PLC Programming From Scratch (PLC I)

This course will give a person with no prior experience the basic tools necessary to create a PLC program from scratch.

Intermediate 0(0 Ratings) 4 Students enrolled
Created by Neha Kulkarni Last updated Tue, 21-Jul-2020 English
What will i learn?
  • The primary and overall objective of this course is to give a novice an understanding of PLC programming, ladder logic, and the inner workings of a standard HMI (Human-Machine Interface).
  • Students will explore basic, standard controls techniques for things like HOA control, level control, pump control, and (on at least an introductory level) PID control loops.
  • Students will be introduced to HMI development and given a general understanding of how an HMI program works.
  • By the end of this course, you will be able to create a PLC program from scratch.

Curriculum for this course
18 Lessons 05:13:38 Hours
Introduction
2 Lessons 00:22:52 Hours
  • Course Intro: Curriculum / Objectives 00:11:41
  • Software and Course Notes 00:11:11
  • Contacting Your Instructor
  • Section Objectives 00:03:31
  • RSLogix 500 Environment 00:04:35
  • IO Overview 04:27:14
  • PLC Programming Overview Quiz 00:00:00
  • Section Objectives 00:03:00
  • Digital IO 00:06:55
  • Universal Lesson 00:04:33
  • HTML 5 04:10:45
  • Welcome To The Course! You Made The Right Decision 00:04:20
  • IO Modules 00:05:31
Requirements
  • There is no software, hardware or experience required in order to complete this course, but practicing the techniques discussed on an emulator or live PLC are necessary steps toward eventual mastery.
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Description

This course is designed to equip the novice with no prior PLC programming experience with the basic tools necessary to create a complete PLC program using ladder logic common to most current platforms.

Using the Rockwell software RSLogix 500 and FactoryTalk View Studio, we will be covering such topics as general controls, digital and analog IO, ladder logic programming, alarm / notification handling, HMI, emulation, best practices and more.

In the end, we will go through an entire, working PLC program and HMI line by line to solidify comprehension of the learning objectives.

Why Are There Four PLC Courses?

PLC I teaches you how to program with the focus on ladder logic, which is the most popular PLC programming language.  The goal is to teach you everything you need to know to make a PLC do what you want it to do.  You are also given all the software necessary to both CREATE and RUN your own programs live - right on your own computer.

PLC II forces you to take what you've learned and solve problem after progressively harder problem unassisted.  You get a spec and are told simply: "Make it work, and don't progress until you have."  After, you get to watch me solve each one as well.  By the end, you don't just know how to program - you are a PROGRAMMER.

PLC III gives you both knowledge and experience in FIVE different HMI / SCADA development environments.  By the end, you've created several COMPLETE visualization (screen) projects that you can actually run on your own computer (and SHOW PEOPLE in an interview) with no additional hardware.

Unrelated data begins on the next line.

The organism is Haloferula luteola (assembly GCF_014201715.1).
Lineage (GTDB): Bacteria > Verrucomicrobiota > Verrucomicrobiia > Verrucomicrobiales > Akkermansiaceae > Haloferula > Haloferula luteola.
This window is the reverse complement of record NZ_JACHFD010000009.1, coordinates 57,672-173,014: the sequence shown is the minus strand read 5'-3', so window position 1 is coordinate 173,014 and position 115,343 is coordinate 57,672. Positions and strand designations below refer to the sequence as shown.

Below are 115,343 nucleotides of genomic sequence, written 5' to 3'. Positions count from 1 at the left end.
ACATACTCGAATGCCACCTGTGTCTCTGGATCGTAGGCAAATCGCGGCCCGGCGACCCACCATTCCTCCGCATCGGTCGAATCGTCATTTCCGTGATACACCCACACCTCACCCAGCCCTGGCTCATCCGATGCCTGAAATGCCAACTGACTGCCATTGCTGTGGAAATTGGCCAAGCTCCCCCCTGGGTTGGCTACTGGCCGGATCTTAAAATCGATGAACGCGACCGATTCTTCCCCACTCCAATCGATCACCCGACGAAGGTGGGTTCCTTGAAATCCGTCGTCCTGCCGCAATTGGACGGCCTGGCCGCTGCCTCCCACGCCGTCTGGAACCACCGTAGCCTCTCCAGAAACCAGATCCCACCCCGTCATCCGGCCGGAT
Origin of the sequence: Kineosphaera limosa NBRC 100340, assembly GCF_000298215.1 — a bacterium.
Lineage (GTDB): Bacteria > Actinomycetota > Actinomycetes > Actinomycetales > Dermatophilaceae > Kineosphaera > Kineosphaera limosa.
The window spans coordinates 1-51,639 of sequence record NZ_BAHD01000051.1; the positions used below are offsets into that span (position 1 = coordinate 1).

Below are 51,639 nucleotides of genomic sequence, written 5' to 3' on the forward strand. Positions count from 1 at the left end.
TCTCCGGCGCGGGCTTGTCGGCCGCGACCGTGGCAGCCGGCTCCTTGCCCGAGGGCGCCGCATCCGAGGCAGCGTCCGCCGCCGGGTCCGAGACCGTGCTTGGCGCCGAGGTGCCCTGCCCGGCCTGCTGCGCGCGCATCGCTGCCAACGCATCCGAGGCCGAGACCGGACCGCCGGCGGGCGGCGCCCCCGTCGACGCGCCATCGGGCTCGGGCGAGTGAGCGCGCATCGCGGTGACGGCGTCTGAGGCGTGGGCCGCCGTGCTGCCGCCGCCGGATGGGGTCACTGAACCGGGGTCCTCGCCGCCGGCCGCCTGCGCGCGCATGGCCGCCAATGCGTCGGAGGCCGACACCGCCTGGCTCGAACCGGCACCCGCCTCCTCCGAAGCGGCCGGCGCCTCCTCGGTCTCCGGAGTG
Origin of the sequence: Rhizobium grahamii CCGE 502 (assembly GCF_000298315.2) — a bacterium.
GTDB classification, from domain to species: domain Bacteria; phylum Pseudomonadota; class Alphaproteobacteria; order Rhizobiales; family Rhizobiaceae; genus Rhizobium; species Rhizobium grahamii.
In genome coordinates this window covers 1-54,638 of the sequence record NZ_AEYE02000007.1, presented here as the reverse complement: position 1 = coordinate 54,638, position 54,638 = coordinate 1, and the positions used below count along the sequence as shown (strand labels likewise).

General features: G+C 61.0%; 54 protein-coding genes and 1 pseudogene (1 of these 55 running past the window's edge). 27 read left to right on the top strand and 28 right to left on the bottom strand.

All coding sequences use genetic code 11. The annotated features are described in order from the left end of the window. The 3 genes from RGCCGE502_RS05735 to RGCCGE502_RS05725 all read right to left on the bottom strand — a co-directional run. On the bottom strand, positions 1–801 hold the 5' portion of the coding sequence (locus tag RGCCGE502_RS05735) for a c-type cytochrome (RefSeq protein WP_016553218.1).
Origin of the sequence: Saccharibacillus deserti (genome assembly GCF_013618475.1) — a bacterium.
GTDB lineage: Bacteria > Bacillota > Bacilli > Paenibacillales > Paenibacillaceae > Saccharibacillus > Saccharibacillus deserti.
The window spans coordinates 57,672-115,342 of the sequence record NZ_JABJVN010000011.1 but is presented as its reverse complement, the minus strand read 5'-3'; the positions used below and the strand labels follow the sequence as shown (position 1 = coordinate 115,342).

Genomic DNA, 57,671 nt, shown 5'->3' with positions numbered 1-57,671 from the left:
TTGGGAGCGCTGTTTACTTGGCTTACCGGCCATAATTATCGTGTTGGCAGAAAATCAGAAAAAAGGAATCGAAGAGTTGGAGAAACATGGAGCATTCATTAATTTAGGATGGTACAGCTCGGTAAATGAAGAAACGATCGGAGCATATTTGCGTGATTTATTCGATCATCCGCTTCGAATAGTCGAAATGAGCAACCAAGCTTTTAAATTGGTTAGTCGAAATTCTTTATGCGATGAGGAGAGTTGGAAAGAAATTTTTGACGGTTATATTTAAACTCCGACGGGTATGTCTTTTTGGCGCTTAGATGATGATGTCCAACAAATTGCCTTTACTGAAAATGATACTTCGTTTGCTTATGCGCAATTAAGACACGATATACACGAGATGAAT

PLC IV is only for the heavyweights.  This course teaches you how to program using all five IEC programming languages (plus one more) in multiple environments.  There are projects as well, so by the end, you have seen it all and DONE it all as well.  There won't be anything anybody can show you that you won't already be familiar with.

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About the instructor
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  • 5 Students
  • 23 Courses
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“My name is Neha Kulkarni, and I’m currently looking for a job in youth services. I have 10 years of experience working with youth agencies. I have a bachelor’s degree in outdoor education. I raise money, train leaders, and organize units. I have raised over $100,000 each of the last six years. I consider myself a good public speaker, and I have a good sense of humor. “Who do you know who works with youth?”

 

Not sure how to start an autobiography introduction?

Why not start from the very beginning? Writing about your early years is the easiest and most logical start for an autobiography.

I was born on a cold winter night, when even time seemed to stand still, in my native Bennington, Oklahoma. I do not remember much of my early childhood, but my mom said that I was a very active, curious, and communicative child. I would ask dozens of questions each minute, even without waiting for the answers. I suppose this is why my parents offered me books and educational movies as early as my third birthday.

Describe yourself in a few words. It does not necessarily need to be too creative. And do not forget to make a smooth transition from the previous part!

 

  • Fortunately, my thirst for knowledge did not come to an end when I was at school. I was passionate about history and science. This passion helped me gain profound knowledge in these areas, and I was admitted to the college of my dreams. Today, I am a student at a law school, and I feel very happy about it.
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Includes:
  • 05:13:38 Hours On demand videos
  • 18 Lessons
  • Full lifetime access
  • Access on mobile and tv